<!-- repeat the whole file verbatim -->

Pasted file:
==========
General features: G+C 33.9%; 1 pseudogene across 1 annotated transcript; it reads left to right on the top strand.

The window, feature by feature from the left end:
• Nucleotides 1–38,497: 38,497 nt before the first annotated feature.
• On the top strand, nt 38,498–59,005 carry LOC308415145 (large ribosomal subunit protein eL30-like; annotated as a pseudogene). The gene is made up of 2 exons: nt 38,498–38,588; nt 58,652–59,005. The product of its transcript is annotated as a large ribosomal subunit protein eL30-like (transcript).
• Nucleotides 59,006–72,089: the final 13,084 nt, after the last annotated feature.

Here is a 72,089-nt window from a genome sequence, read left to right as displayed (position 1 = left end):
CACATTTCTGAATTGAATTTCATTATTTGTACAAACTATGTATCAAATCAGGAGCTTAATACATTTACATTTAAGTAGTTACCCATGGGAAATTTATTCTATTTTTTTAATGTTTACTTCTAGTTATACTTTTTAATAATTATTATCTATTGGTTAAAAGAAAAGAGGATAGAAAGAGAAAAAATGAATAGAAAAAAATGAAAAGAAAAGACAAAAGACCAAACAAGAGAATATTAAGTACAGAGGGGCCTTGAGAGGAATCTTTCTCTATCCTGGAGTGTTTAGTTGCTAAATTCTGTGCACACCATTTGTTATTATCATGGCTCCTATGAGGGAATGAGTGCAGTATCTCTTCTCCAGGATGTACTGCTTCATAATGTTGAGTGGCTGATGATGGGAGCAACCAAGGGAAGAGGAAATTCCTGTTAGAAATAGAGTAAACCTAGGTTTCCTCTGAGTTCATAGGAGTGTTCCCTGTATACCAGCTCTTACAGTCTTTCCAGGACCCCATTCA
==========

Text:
General features: G+C 33.9%; 1 pseudogene across 1 annotated transcript; it reads left to right on the top strand.

The window, feature by feature from the left end:
• Nucleotides 1–38,497: 38,497 nt before the first annotated feature.
• On the top strand, nt 38,498–59,005 carry LOC308415145 (large ribosomal subunit protein eL30-like; annotated as a pseudogene). The gene is made up of 2 exons: nt 38,498–38,588; nt 58,652–59,005. The product of its transcript is annotated as a large ribosomal subunit protein eL30-like (transcript).
• Nucleotides 59,006–72,089: the final 13,084 nt, after the last annotated feature.

Here is a 72,089-nt window from a genome sequence, read left to right as displayed (position 1 = left end):
CACATTTCTGAATTGAATTTCATTATTTGTACAAACTATGTATCAAATCAGGAGCTTAATACATTTACATTTAAGTAGTTACCCATGGGAAATTTATTCTATTTTTTTAATGTTTACTTCTAGTTATACTTTTTAATAATTATTATCTATTGGTTAAAAGAAAAGAGGATAGAAAGAGAAAAAATGAATAGAAAAAAATGAAAAGAAAAGACAAAAGACCAAACAAGAGAATATTAAGTACAGAGGGGCCTTGAGAGGAATCTTTCTCTATCCTGGAGTGTTTAGTTGCTAAATTCTGTGCACACCATTTGTTATTATCATGGCTCCTATGAGGGAATGAGTGCAGTATCTCTTCTCCAGGATGTACTGCTTCATAATGTTGAGTGGCTGATGATGGGAGCAACCAAGGGAAGAGGAAATTCCTGTTAGAAATAGAGTAAACCTAGGTTTCCTCTGAGTTCATAGGAGTGTTCCCTGTATACCAGCTCTTACAGTCTTTCCAGGACCCCATTCA